HOBO Micro Station Improves Vineyard Management
When husband-and-wife team Paul Sloan and Kathryn McGrath-Sloan decided to start their own viticulture business in 1998, their vision was based on the philosophy that small grape vines, densely planted, would produce higher-quality, more flavorful wine.
The small vines philosophy was so integral to the Sloan’s mission that the couple incorporated the concept right into the company name – Small Vines Viticulture.
“A vine that has fewer clusters to ripen produces grapes with more intensity of flavor,” explains Paul Sloan. “All of the fruit from our vineyards is destined for luxury wines, and most of these sites are commanding 100x the bottle price per ton. It’s all about the fruit, and small vines do in fact make better wines.”
Today, Small Vines farms its own vineyards, the majority of which lie along Russian River and in the Sonoma Coast appellations in California’s Sonoma County, and also offers a variety of vineyard management and development services to landowners in Sonoma County. These services include site evaluation, preparation, planting, and farming.
To yield the highest quality fruit, Small Vines relies on a broad range of tools and technologies in their operation, including automated weather tracking equipment. “Having localized weather tracking devices on our ranches really helps us make better decisions, from initial site evaluation to harvesting,” explains Sloan. “It’s especially important in situations where a client is interested in a vineyard site located in an area where little is known about the climate for grape growing.” Small Vines uses a combination of HOBO® Data Loggers and Micro Stations from Onset for tracking air temperature and wind speed and direction.
“With temperature, we’re primarily interested in finding out total degree days and when frost occurs in the spring and fall, so we can understand if frost protection is needed before developing a site,” explains Sloan. “Since the data loggers are very portable, we can take temperature readings at different points up the hill during the course of the year and find out where the frost line ends.” Sloan adds that Small Vines focuses on a very old European style of farming based on 4-foot tractor rows, and that he likes to plant certain varietals in the coldest regions possible in order to lengthen ripening of the fruit. “We’re really getting into the colder areas, so having good temperature data is critical.”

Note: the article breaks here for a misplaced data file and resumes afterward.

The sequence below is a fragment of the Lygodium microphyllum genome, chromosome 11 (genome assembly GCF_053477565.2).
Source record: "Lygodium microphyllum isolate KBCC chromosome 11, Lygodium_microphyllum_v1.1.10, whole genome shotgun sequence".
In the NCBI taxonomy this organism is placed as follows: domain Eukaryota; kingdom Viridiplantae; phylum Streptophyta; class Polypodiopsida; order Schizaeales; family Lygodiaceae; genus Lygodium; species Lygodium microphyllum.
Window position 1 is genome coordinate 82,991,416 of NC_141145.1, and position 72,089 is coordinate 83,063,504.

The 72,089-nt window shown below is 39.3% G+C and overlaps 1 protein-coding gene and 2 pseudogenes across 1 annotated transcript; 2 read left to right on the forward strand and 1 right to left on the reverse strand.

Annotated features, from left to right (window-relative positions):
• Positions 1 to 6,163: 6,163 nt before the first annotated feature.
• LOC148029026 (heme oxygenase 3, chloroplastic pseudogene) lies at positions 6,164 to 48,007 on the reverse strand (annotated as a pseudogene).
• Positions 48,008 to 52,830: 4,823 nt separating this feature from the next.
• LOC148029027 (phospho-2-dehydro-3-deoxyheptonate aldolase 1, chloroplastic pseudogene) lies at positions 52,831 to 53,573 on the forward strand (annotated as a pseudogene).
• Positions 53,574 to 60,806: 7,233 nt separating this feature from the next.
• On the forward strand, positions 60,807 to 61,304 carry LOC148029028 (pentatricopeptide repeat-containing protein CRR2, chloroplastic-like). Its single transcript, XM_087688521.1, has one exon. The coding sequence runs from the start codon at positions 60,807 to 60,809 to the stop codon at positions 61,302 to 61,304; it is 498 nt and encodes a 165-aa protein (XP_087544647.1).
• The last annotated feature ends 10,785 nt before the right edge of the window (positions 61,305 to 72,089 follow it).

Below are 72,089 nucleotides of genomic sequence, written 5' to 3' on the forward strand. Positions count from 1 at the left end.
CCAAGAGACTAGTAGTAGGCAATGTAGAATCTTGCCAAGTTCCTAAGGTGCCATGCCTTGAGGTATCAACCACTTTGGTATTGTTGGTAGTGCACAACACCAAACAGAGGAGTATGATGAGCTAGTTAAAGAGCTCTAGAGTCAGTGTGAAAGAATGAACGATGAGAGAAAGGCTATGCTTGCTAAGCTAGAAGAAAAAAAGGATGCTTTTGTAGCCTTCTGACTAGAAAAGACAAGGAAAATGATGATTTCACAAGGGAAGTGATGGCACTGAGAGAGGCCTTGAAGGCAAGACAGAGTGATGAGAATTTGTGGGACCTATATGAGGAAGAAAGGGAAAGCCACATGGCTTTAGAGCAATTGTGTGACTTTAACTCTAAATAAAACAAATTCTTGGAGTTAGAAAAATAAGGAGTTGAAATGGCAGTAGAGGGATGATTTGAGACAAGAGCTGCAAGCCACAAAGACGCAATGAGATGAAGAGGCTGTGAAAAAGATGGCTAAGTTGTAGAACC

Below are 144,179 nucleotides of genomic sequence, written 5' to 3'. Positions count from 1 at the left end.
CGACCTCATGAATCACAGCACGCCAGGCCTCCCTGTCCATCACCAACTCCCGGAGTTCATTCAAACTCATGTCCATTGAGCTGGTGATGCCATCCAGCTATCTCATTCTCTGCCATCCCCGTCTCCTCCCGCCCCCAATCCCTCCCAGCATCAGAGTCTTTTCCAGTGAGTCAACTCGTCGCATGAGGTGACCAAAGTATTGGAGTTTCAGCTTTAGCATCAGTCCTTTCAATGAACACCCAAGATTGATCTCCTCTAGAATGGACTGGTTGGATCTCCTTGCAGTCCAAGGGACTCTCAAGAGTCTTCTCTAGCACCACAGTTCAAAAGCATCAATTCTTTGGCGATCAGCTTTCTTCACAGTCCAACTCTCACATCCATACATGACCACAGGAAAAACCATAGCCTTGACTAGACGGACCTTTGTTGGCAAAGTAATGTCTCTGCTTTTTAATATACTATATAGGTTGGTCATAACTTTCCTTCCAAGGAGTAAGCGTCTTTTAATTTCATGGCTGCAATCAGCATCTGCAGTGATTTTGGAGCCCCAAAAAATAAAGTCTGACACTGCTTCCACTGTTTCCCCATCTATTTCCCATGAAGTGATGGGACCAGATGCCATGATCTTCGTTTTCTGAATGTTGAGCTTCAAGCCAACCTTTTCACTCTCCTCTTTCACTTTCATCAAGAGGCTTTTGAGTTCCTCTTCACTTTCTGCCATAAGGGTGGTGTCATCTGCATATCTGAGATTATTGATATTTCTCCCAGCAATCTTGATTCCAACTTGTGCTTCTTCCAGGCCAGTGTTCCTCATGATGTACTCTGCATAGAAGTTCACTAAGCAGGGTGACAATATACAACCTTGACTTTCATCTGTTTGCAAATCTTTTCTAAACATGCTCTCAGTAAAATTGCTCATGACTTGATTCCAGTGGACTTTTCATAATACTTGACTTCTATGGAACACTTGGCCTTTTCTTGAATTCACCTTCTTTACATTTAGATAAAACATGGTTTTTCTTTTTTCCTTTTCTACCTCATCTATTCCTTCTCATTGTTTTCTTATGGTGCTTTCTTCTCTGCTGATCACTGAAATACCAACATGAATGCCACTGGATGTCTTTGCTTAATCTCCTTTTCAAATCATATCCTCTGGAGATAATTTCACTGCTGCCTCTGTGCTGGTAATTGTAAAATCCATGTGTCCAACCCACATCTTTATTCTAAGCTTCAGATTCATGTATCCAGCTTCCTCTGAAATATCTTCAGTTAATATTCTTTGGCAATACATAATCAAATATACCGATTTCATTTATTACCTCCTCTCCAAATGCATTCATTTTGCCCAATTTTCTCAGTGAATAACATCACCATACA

Wind speed and direction data also helps Small Vines a number of ways. “Whenever we get over 15 knots of wind, we completely lose photosynthesis no matter how much the sun is shining,” Sloan explains. So, if the weather station tells us we’re over 15 on a frequent basis, I can make planting decisions based on that data, and may decide to put up windscreens. Wind direction information helps me since we try to plant the rows perpendicular to the direction of the wind. The first three vine rows will take the brunt of the wind, but the rest of the block will be protected.” Both the standalone data loggers and 4-channel micro station run on user-replaceable, household batteries, thus eliminating the need for costly solar panels or large battery packs.
The devices also interface with a personal computer on which weather data can be viewed and analyzed using an accompanying software program. Prior to using the HOBO equipment, Sloan had relied on daily weather data from local fire stations. He would also set out thermometers on a daily basis and then compare those readings with the fire station data. “While we could get a sufficient weather profile with this approach, it was fairly archaic in comparison to going out to the site and plugging a logger right into your laptop.” He also mentions that data loggers and weather stations provide a more cost-effective solution to weather monitoring over more expensive weather network terminals, and the compact design of the devices make them more suitable to tracking temperature changes within the fruit zones of vineyard canopies.
Once weather data have been collected for a given period of time, data are offloaded from the logger to a laptop computer. Using Onset’s graphing and analysis software, with a few clicks of a mouse button, the recorded data are translated into graphical charts in which various time-stamped weather parameters can be compared and correlations can be made. Sloan stores all the data on a disk, and eventually plans on performing more detailed data analysis. “One of these winters I’m going to correlate the data from all of our ranches on a spreadsheet and rate each one from coldest to warmest. This way, when I’m selling fruit to wineries and they are looking for specific blends, I will be able to correlate temperature and soil types into flavor profiles and establish flavor profiles from various areas.”
Having used the HOBO equipment since the company’s inception in 1998, Sloan feels that the company has been able to not only produce great fruit, but also to maintain a competitive edge in the market. “The more I can learn about a piece of land before I put the vines in the ground, the better job I can do in getting things right the first time. There’s a lot of thought process we put into planting a vineyard, and being able to automatically track things like weather and frost on our sites has helped us make better decisions right from the start.”
For more information about data loggers, please contact Onset at 1-800-LOGGERS, or visit www.onsetcomp.com.